They’re Sweet and Tangy
And Help With Detox
Now is unquestionably the root-vegetable time of the year. In our Napa Garden, we are still able to harvest beets, carrots, Brussels sprouts, tree collards and a few other scattered roots popping out of the ground. Our fall plantings of celeriac, rutabaga, watermelon radishes are all gone and have found their way into our early-winter soup pot. Luckily, unlike in previous years, we have the dried versions of these vegetables to substitute in our hearty soups and stews. It’s hard to explain why, but there is something in these hardy root vegetables that simply feels right this time of the year.
Parsnips, rutabagas and celeriac are in three distinct families of vegetables; maybe that’s why they like to come together in the same pot. Parsnips are a sweet member of the carrot family, rutabagas are a tangy example of the sulphoraphane-rich brassicas (cabbage, broccoli) family, and celeriac is the root version of the common celery plant. Celery juice has become one of the stars in the health market because of the publicity around its detoxifying effects. Celeriac shares some of these properties, without the green component. For some, this might even be a benefit as it eliminates the excessive oxalate exposure that can come from the consumption of large amounts of green juices.
In any case, both our Parsnip and Root Medley powders are welcome additions, especially this time of the year, as the menu, at least in the Cowan/Smith household, has some sort of soup or stew almost every day. We use 1 to 2 teaspoons mixed right into our morning soup pot (which serves three people).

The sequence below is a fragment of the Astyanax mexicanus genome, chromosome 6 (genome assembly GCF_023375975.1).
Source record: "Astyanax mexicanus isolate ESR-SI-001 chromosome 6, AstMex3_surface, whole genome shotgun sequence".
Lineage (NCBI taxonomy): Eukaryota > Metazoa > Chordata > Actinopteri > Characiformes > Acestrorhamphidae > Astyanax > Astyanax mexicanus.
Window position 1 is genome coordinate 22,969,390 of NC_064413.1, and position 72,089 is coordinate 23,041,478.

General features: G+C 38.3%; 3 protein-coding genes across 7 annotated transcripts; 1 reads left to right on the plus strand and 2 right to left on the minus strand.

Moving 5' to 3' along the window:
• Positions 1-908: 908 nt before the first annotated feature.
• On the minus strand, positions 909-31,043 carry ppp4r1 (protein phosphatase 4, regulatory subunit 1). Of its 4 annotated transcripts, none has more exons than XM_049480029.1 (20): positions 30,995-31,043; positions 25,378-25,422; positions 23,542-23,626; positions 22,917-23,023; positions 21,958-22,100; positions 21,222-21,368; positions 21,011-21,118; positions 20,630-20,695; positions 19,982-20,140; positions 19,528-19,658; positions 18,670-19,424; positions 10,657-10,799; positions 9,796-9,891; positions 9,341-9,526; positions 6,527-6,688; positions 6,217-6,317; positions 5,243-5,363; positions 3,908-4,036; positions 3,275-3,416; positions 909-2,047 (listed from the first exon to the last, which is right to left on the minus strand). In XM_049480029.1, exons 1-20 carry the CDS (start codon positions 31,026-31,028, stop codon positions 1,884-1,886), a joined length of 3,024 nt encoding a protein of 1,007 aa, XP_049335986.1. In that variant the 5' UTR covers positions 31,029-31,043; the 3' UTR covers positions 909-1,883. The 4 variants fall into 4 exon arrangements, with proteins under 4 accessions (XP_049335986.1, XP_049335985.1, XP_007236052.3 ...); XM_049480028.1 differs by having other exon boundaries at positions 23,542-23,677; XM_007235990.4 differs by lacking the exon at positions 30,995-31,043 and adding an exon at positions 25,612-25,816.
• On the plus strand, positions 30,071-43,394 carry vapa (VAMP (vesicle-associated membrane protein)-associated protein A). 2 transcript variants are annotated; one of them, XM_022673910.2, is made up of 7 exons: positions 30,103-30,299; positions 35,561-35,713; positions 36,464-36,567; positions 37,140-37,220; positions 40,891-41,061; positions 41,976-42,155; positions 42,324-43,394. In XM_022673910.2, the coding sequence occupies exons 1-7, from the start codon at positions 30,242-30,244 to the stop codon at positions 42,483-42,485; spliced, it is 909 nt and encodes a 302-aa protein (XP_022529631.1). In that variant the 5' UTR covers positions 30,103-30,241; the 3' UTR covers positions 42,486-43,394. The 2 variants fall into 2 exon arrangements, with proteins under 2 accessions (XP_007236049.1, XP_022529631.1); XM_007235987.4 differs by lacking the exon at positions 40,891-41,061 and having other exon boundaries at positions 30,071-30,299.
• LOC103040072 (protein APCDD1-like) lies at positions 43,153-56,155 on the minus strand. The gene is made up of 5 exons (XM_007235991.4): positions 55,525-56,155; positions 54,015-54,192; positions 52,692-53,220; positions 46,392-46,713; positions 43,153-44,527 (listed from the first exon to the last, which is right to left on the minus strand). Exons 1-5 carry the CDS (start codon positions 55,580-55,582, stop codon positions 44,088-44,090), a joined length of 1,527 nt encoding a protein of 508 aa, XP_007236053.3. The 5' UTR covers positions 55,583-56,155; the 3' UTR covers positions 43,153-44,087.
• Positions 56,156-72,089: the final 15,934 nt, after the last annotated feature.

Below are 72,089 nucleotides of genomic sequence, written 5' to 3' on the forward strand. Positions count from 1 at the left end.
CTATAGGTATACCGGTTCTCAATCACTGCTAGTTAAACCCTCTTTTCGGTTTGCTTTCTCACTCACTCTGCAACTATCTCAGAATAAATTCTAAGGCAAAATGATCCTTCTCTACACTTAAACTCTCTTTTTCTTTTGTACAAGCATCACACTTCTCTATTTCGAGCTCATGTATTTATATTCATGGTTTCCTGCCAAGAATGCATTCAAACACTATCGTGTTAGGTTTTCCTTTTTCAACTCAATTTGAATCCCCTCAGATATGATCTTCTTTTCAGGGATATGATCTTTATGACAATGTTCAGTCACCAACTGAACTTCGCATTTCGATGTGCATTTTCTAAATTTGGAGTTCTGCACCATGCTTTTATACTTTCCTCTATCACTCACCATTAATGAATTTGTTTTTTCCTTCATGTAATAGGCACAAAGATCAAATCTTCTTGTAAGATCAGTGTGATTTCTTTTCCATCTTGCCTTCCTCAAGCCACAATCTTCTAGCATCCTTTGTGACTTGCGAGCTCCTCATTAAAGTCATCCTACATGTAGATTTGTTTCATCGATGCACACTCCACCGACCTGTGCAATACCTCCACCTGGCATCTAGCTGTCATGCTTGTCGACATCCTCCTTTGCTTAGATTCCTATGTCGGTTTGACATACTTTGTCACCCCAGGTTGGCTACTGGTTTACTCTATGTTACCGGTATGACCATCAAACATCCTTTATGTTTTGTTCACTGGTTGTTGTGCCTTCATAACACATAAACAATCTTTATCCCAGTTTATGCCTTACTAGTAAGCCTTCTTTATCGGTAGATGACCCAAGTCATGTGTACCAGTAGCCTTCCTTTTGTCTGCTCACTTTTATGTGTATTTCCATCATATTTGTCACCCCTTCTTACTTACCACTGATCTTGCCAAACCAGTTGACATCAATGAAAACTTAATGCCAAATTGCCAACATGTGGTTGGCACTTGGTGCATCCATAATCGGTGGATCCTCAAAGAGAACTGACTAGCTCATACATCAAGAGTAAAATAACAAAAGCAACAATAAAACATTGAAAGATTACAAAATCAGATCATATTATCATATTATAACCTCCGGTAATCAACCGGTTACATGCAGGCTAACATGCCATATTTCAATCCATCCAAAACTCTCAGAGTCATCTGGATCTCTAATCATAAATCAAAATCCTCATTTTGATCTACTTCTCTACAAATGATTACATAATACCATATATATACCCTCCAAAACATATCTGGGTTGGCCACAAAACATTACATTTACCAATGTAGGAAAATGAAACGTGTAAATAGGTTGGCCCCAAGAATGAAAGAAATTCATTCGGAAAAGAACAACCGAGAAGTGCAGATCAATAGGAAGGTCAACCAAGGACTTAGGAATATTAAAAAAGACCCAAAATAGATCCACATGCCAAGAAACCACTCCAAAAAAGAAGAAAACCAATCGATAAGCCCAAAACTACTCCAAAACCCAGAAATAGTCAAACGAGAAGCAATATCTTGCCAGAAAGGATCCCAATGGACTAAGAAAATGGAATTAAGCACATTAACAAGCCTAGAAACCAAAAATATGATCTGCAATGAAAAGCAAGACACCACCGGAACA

On a slightly different note, in the past few months, I have started to cook almost all of my food in a Japanese cooking pot called a donabe. My first donabe was a birthday gift, and it was made by a centuries-old company in Japan. I can only say that cooking food in a donabe is a culinary revelation. All the food cooks more evenly, more thoroughly and is more flavorful; therefore, it probably retains more nutrients by far than any other cooking style I have ever used. Check it out. The company can be found at jinenstore.com. I now have three donabes and can’t imagine cooking any other way.
Wishing you health and peace,
Are you foot-loose and fancy-free when it comes to cooking up a storm in the kitchen? Do you like to create your own masterpieces with tried and tested recipes? If so, you might relish this slightly healthier version of traditional Scotch eggs.
Scotch eggs were invented by Fortnum & Mason, an old-fashioned department store established in 1707 in the UK. This surprisingly simple yet delicious recipe has two main ingredients: eggs and pork sausage meat. It makes perfect picnic food, travels well, and can be eaten hot or cold.
Being in the garden is healing. Digging in the soil with bare hands and feet while soaking up the sunshine. Fresh water washing the toes via the hose. Where bees are buzzing, hummingbirds fluttering, buds a-blooming and beans are growing.